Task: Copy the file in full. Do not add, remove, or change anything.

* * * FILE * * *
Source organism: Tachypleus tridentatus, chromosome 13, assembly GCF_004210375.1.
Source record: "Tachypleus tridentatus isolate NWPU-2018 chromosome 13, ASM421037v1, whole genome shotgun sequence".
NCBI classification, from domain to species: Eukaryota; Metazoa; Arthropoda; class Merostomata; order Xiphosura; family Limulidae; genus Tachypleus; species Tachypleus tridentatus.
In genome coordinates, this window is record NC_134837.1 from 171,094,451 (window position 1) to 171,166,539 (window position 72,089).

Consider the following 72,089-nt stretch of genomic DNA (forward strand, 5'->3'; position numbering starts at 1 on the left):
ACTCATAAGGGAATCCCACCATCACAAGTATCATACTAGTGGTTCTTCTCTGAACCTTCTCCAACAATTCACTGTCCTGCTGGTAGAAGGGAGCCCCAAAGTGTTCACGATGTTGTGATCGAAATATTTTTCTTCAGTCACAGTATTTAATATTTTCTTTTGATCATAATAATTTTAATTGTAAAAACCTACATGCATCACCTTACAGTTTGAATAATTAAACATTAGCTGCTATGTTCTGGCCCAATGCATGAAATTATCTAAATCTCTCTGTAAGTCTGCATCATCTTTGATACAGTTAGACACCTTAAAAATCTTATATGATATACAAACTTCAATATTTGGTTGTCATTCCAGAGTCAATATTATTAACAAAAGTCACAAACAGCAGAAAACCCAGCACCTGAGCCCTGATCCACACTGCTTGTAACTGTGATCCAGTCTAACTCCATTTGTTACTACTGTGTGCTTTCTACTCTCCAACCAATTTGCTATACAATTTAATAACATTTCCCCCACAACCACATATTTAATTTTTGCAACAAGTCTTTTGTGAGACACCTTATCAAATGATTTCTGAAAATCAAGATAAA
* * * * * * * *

Source organism: Tachypleus tridentatus, chromosome 13, assembly GCF_004210375.1.
Source record: "Tachypleus tridentatus isolate NWPU-2018 chromosome 13, ASM421037v1, whole genome shotgun sequence".
NCBI classification, from domain to species: Eukaryota; Metazoa; Arthropoda; class Merostomata; order Xiphosura; family Limulidae; genus Tachypleus; species Tachypleus tridentatus.
In genome coordinates, this window is record NC_134837.1 from 171,094,451 (window position 1) to 171,166,539 (window position 72,089).

Consider the following 72,089-nt stretch of genomic DNA (forward strand, 5'->3'; position numbering starts at 1 on the left):
ACTCATAAGGGAATCCCACCATCACAAGTATCATACTAGTGGTTCTTCTCTGAACCTTCTCCAACAATTCACTGTCCTGCTGGTAGAAGGGAGCCCCAAAGTGTTCACGATGTTGTGATCGAAATATTTTTCTTCAGTCACAGTATTTAATATTTTCTTTTGATCATAATAATTTTAATTGTAAAAACCTACATGCATCACCTTACAGTTTGAATAATTAAACATTAGCTGCTATGTTCTGGCCCAATGCATGAAATTATCTAAATCTCTCTGTAAGTCTGCATCATCTTTGATACAGTTAGACACCTTAAAAATCTTATATGATATACAAACTTCAATATTTGGTTGTCATTCCAGAGTCAATATTATTAACAAAAGTCACAAACAGCAGAAAACCCAGCACCTGAGCCCTGATCCACACTGCTTGTAACTGTGATCCAGTCTAACTCCATTTGTTACTACTGTGTGCTTTCTACTCTCCAACCAATTTGCTATACAATTTAATAACATTTCCCCCACAACCACATATTTAATTTTTGCAACAAGTCTTTTGTGAGACACCTTATCAAATGATTTCTGAAAATCAAGATAAA